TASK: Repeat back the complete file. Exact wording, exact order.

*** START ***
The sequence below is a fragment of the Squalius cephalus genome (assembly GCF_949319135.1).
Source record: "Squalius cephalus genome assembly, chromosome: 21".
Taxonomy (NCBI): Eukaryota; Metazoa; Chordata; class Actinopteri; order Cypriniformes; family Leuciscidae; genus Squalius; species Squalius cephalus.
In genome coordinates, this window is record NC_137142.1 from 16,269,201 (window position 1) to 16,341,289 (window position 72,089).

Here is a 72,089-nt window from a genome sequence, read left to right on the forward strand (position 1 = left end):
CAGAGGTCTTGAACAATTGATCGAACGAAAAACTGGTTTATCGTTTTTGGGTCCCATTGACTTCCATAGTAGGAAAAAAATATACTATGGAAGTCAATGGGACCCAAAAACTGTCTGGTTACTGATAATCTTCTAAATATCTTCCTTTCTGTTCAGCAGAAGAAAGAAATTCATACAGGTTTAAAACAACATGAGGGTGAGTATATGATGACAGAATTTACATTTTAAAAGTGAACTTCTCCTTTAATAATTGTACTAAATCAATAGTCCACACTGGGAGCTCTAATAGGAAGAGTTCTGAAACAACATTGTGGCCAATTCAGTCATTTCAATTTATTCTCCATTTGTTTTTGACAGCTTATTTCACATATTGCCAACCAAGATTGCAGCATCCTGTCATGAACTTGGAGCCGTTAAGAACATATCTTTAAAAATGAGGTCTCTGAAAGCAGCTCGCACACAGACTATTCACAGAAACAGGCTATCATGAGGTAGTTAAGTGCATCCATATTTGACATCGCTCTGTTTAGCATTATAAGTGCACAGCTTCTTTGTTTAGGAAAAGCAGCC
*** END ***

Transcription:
The sequence below is a fragment of the Squalius cephalus genome (assembly GCF_949319135.1).
Source record: "Squalius cephalus genome assembly, chromosome: 21".
Taxonomy (NCBI): Eukaryota; Metazoa; Chordata; class Actinopteri; order Cypriniformes; family Leuciscidae; genus Squalius; species Squalius cephalus.
In genome coordinates, this window is record NC_137142.1 from 16,269,201 (window position 1) to 16,341,289 (window position 72,089).

Here is a 72,089-nt window from a genome sequence, read left to right on the forward strand (position 1 = left end):
CAGAGGTCTTGAACAATTGATCGAACGAAAAACTGGTTTATCGTTTTTGGGTCCCATTGACTTCCATAGTAGGAAAAAAATATACTATGGAAGTCAATGGGACCCAAAAACTGTCTGGTTACTGATAATCTTCTAAATATCTTCCTTTCTGTTCAGCAGAAGAAAGAAATTCATACAGGTTTAAAACAACATGAGGGTGAGTATATGATGACAGAATTTACATTTTAAAAGTGAACTTCTCCTTTAATAATTGTACTAAATCAATAGTCCACACTGGGAGCTCTAATAGGAAGAGTTCTGAAACAACATTGTGGCCAATTCAGTCATTTCAATTTATTCTCCATTTGTTTTTGACAGCTTATTTCACATATTGCCAACCAAGATTGCAGCATCCTGTCATGAACTTGGAGCCGTTAAGAACATATCTTTAAAAATGAGGTCTCTGAAAGCAGCTCGCACACAGACTATTCACAGAAACAGGCTATCATGAGGTAGTTAAGTGCATCCATATTTGACATCGCTCTGTTTAGCATTATAAGTGCACAGCTTCTTTGTTTAGGAAAAGCAGCC